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Galileo Gets Earth Boost for Jupiter Trip

EARTH received its first confirmed interplanetary visitor Saturday as the spacecraft Galileo came within 590 miles of its home planet's surface, scientists said. Earth greeted the spacecraft by giving it a hefty push in a slingshot effect, increasing its speed from 67,000 m.p.h. to 78,000 m.p.h.

Galileo, which received a similar boost from Venus in February, will return to Earth in exactly two years, Dec. 8, 1992, for another push to speed it on its way to its eventual target, the planet Jupiter, which it will reach Dec. 7, 1995.

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``We are having a great day today,'' Galileo project manager William O'Neil told reporters at the National Aeronautics and Space Administration's Jet Propulsion Laboratory here.

``Galileo just completed a virtually perfect Earth gravity assist. We hit our target altitude to within five miles, and our arrival time to within half a second. That's not bad for a 14-month trip of two-thirds of a billion miles,'' he said.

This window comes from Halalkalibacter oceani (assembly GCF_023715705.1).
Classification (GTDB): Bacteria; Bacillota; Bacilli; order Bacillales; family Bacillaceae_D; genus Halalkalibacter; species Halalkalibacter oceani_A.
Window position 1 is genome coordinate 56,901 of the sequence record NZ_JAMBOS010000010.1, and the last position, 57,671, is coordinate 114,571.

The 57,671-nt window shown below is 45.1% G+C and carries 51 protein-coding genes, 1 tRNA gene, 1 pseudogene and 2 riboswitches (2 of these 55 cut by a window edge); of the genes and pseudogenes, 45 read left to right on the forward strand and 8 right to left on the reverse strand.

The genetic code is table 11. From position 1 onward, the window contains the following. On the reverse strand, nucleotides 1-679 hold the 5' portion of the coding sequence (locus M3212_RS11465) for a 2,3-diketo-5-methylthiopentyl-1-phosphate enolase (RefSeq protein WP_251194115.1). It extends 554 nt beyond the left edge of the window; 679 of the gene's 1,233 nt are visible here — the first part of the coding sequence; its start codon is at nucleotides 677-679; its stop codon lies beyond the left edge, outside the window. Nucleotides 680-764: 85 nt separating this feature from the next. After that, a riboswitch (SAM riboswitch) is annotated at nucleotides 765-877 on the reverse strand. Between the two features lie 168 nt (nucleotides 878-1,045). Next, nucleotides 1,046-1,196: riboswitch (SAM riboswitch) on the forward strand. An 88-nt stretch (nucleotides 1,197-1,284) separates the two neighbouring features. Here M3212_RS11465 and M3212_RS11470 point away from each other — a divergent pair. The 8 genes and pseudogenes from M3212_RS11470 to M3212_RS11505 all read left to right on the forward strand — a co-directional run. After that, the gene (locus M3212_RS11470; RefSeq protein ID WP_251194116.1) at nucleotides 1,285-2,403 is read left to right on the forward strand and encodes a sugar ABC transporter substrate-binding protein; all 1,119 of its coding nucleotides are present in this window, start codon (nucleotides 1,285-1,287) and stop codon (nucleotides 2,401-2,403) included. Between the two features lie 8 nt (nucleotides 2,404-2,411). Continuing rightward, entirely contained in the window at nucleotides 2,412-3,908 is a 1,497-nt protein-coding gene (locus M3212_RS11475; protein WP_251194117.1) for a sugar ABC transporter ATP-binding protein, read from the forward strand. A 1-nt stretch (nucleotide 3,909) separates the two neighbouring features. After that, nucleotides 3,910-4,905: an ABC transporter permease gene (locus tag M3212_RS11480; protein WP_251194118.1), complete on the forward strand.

Mr. O'Neil said Galileo will achieve many firsts during its interplanetary wanderings, one of which will be a close encounter with an asteroid in October next year when the craft comes across the asteroid ``Gaspar.'' It will take pinpoint maneuvering by scientists in Pasadena to get the craft close enough to Gaspar to take pictures and get scientific data from it, as the asteroid is only 10 miles in diameter.

Environmentalists went to court in an attempt to stop the launch of Galileo from the space shuttle Atlantis in October last year because it has a small nuclear plant on board to power its many instruments.

They feared an accident during the launch or a collision with Earth on its return would send deadly nuclear radiation into the atmosphere.

But Galileo performed perfectly, O'Neil said, sending back video pictures of the moon and central Australia ``somewhere near Alice Springs'' as it sped toward Earth.

As it leaves, the craft is expected to send back the first-ever pictures of Earth and moon together, as well as views of the dark side of the moon. It will also measure for the first time the amount of methane gas in Earth's atmosphere. Methane is an important gas in the global warming that some scientists fear is occurring.

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